The Grills Preserve “Tomaquag Trail” Bridge Improvements

By HHA Member Tom Helmer

The Grills Preserve & Wildlife Sanctuary is a remarkable tract of land that offers a wide variety of terrain, from uplands on the Westerly Land Trust portion, to a mixed hardwood and wetlands environment on the Hopkinton Land Trust portion. To complete the 6+ miles of trails, a raised boardwalk above the flood plain of Tomaquag Brook needs to be engineered and installed, as well as a significant elevated bridge spanning Tomaquag Brook.

All the engineering is complete, all the permits are in order, and now it is time to make it happen. A previous page, “Grills Preserve Trail Widening” showed slides of the work to allow the trucks access to the construction zones. This page will end up having multiple slide shows illustration the progress from the end of September through October and beyond.

The first slide show documents the end of the construction on 9/30/13, capped off by the lugging and placement of two temporary foot bridges across the divided stream bed of Tomaquag Brook. As the crew lugged their tools and the photographer back to the trucks, a hiking couple from Stonington, CT, came by, enjoying the wonderful Fall weather and the ambiance of the Grills Preserve. They are the first of what we hope will be many hundreds of recreational hikers to cross Tomaquag Brook on the (temporary) bridges of “Tomaquag Trail”!

9/30 2013


This slide show closes with views of the roughed in trail extending beyond the Tomaquag Brook temporary bridges, and on up the knoll towards Polly Coon Bridge


Installing the Helix Auger Pilings to support the two Tomaquag Brook bridges

Video of Auger Hydraulic Boring Machine

Peter attaches the hydraulic drive to the shaft of the pile auger.

He actively steers the auger’s angle into the earth.

Erin controls the rotational speed and pressure to the drive.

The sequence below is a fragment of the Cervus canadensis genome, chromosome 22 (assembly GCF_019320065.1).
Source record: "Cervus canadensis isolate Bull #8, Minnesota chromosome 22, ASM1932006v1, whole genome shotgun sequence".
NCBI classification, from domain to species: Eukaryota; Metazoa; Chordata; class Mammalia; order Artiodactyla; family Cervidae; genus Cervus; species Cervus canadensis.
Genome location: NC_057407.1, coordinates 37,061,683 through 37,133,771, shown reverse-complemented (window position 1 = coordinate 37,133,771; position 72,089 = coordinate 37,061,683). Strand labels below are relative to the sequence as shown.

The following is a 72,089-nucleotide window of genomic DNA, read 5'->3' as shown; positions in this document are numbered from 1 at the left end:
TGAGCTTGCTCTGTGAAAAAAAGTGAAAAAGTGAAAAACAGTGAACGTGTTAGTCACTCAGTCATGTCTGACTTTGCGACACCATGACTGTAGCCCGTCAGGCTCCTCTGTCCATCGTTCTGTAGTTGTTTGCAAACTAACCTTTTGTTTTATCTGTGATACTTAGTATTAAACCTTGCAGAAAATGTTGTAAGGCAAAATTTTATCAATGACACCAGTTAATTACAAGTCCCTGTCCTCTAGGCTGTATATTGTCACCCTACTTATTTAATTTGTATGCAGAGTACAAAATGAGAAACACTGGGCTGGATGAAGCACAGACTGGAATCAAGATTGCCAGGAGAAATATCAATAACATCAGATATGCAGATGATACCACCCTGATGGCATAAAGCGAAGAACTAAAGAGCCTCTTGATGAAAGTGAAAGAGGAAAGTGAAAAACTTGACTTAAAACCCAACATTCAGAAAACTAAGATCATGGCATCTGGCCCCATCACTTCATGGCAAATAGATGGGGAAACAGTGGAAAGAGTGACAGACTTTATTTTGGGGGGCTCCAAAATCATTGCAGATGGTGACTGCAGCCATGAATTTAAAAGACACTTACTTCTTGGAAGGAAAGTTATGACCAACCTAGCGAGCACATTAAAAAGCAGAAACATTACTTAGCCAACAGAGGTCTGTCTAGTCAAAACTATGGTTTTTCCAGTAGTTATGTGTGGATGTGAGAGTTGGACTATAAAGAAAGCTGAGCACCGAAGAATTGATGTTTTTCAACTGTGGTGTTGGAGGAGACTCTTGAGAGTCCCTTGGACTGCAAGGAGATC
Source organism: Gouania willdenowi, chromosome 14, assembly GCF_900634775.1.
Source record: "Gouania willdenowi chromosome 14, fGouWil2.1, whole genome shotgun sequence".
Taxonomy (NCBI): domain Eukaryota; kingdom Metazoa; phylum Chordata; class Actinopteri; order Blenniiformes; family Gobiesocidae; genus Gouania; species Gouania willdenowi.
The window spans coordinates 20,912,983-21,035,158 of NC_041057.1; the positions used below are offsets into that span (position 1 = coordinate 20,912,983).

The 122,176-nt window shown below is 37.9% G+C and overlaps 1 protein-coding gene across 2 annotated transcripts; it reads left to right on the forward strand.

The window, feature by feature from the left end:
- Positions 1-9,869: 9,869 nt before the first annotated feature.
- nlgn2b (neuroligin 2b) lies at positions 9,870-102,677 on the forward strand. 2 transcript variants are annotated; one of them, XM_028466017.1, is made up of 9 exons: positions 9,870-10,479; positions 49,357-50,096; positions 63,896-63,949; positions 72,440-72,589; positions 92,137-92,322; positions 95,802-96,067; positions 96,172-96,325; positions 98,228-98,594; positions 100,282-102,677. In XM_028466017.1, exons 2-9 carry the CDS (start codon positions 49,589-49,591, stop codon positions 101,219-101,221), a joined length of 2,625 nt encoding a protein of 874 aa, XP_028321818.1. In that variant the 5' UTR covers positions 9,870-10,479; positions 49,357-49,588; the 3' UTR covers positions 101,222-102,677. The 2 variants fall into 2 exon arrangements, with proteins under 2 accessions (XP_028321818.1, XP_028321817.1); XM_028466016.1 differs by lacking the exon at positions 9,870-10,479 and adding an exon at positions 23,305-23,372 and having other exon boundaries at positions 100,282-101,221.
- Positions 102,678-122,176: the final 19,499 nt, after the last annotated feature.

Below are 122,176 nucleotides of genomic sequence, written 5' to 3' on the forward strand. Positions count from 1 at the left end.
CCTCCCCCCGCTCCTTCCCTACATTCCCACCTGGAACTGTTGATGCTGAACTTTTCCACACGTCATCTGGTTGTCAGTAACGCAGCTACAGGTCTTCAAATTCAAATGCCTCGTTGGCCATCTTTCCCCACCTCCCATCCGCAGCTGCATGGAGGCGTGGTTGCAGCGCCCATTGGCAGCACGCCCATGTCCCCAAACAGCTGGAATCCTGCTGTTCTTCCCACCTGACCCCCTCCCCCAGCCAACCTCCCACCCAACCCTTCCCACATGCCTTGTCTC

Mike is hoping that those giant worm thingys don’t come out.

For the bridge pilings, which have 3 augers on each shaft, Erin sinks them till they hit 10,000 pounds pressure on the auger. They are deep and firmly attached anchors for the ends of the two elevated, fiberglass truss bridges that will span Tomaquag Brook.

The Teamwork Of Installing Helical Piles For Trail Foundations

Peter and Erin have installed over 800 helical auger pilings at various trails all over New England. You can see in the pictures of them at work, at times there is craftsmanship & attention to detail, and at other times it is hard “Country Style Rasslin”.

Peter is a very tall man, and he needs his leverage to position the auger and hydraulic drive head in the correct location and orientation. Oh, by the way, even in the flood plain, they encounter New England’s abundant stones. Having heard it a few times, it is a nasty noise!

Erin has responsibility over the adjustable Torque Bar, seen extending down at an angle from the drive head. She will position this, then drive a steel bar in the ground on the proper side to control the massive amount of torque the drive head generates.